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song LXIII.

H O SI E R S

G H O S T. *

BY MR. GLOVER.

Tune, Come and listen to my ditty.

A

S near Porto-Bello lying

On the gently-swelling flood,
At midnight, with streamers flying,

Our triumphant navy rode;
There while Vernon fate all-glorious

From the Spaniards late defeat,
And his crews, with shouts victorious,

Drank success to Englands fleet,

On a sudden, Thrilly sounding,

Hideous yells and shrieks were heard ;
Then, each heart with fear confounding,

A fad troop of ghosts appear'd;
All in dreary hammocks shrouded,

Which for winding-sheets they wore,
And, with looks by forrow clouded,

Frowning on that hostile fhore.

* These elegant stanzas were written (chiefly, perhaps, with a design to incense the public against the maladministration of fir Robert Walpole) on the taking of Porto-Bello, from the Spaniards, by admiral Vernon, in 1739. The circumstances attending the death of admiral Hofier, which happened in those parts, 1726, are recorded in history nearly in the same manner as they are represented in the song.

On

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On them gleam'd the moons wan lustre,

When the shade of Hofier brave
His pale bands was seen to muster,

Rising from their wat’ry grave:
O'er the glimmering wave he hied him,

Where the Burford rear'd her fail,
With three thousand ghosts beside him,

And in groans did Vernon hail.

Heed, oh! heed our fatal story;

I am Hofiers injur'd ghoft;
You who now have purchas'd glory

At this place where I was lost,
Though in Porto-Bellos ruin

You now triumph, free from fears,
When you think on my undoing,

You will mix your joys with tears.

See these mournful spectres, sweeping

Ghaftly o'er this hated wave,
Whose wan cheeks are staind with weeping;

These were English captains brave:
Mark those numbers, pale and horrid,

Who were once my sailors bold;
Lo! each hangs his drooping forehead,

While his dismal tale is told.

I, by twenty fail attended,

Did this Spanish town affright,
Nothing then its wealth defended,

But my orders, not to fight:
VOL. II.

N

Oh!

Oh! that in this rolling ocean

I had cast them with disdain,
And obey'd my hearts warm motion

To have quell'd the pride of Spain.

For resistance I could fear none,

But with twenty fhips had done
What thou, brave and happy Vernon,

Haft atchiev'd with fix alone.
'Then the Bastimentos never

Had our foul dishonour seen,
Mor the sea the fad receiver

of this gallant train had been.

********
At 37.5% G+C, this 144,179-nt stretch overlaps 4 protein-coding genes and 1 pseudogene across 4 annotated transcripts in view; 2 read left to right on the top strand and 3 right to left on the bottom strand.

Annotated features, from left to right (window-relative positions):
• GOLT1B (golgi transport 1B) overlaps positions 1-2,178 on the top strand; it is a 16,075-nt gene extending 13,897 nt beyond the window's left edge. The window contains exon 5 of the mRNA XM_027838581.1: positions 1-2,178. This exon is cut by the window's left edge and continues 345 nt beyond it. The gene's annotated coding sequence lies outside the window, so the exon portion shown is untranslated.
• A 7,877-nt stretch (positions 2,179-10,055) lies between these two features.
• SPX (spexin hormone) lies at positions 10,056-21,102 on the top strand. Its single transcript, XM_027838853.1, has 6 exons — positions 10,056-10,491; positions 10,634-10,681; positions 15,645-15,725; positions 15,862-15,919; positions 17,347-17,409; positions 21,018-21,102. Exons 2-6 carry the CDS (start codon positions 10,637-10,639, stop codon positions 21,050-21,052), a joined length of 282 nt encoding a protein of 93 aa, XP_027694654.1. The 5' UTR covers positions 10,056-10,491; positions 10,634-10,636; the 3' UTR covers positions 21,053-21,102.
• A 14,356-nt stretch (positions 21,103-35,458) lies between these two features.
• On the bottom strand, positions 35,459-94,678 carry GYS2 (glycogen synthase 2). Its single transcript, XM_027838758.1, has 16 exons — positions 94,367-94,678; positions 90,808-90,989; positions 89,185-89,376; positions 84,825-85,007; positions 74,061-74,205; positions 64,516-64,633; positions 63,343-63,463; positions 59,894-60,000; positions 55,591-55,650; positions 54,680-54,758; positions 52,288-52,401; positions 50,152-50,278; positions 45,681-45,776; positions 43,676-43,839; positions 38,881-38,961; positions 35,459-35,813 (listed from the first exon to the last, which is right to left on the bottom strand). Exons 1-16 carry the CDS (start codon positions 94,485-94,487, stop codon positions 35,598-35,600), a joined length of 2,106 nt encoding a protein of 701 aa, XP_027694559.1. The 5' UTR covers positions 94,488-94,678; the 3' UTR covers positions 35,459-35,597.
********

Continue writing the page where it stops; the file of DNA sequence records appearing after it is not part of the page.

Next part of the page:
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Thus, like thee, proud Spain dismaying,

And her galleons leading home,
Though, condemnd for disobeying,

I had met a traitors doom ;
To have fall’n, my country crying,

He has play'd an English part,
Had been better far than dying

Of a griev'd and broken heart.

Unrepining at thy glory,

Thy successful arms we hail;
But remember our sad story,

And let Hofiers wrongs prevail.
Sent in this foul clime to languish,

Think 'what thousands fell in vain,
Wafted with disease and anguish,

Not in glorious battle lain.

Hence

Hence with all my train attending

From their oozy tombs below,
Through the hoary foam afcending,

Here I feed my constant woe :
Here the Bastimentos viewing,

We recall our shameful doom,
And, our plaintive cries renewing,

Wander through the midnight gloom.

O’er these waves, for ever mourning,

Shall we roam, depriv'd of rest,
If, to Britains shores returning,

You neglect my just request:
After this proud foe subduing,

When your patriot friends you see,
Think on vengeance for my ruin,

And for England - ham'd in me.

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SONG LXIV.

C Α Ρ Τ Α Ι Ν D Ε Α Τ Η. *

;

HE mufe and the hero together are fir'de

The same noble views have their bofoms inspird ;
As freedom they love, and for glory contend,
The muse o'er the hero ftill mourns as a friend :
And here let the muse her poor tribute bequeath
To one British hero,--?tis brave captain Death!

* Written, as it is said, by one of his surviving crew.

N 2

His

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His frip was the Terrible, dreadfal to fee!
His crew were as brave, and as gallant as he;
Two hundred, or more, was their good complement,
And sure braver felows to sea never went :
Each man was determin'd to spend his last breath
In fighting for Britain, and brave captain Death.

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A prize they had taken diminish'd their force,
And icon the good prize-ship was loft in her course:
The French privateer * and the Terrible met;-
The battle begun,-all with horror beset :
No heart was dismay'd,-each as bold as Macbeth ;-
They fought for Old England, and brave captain Death

Fire, thunder, balls, bullets, were feen, heard, and felt;
A light that the heart of Bellona would melt!
The shrouds were all torn, and the decks fill'd with blood,
And scores of dead bodies were thrown in the flood :-
The flood, from the days of old Noah and Seth,
Ne’er saw such a man as our brave captain Death.

At lait the dread bullet came wing'd with his fate,
Our brave captain dropp'd, -and soon after his mates

Called the Vengeance. The strange circumstance mentioned by some writers of one of the Terribles lieutenants being named Devil, the surgeon Ghost, and of her having been fitted out at Executigte dock, seems entirely void of foundation,

Each

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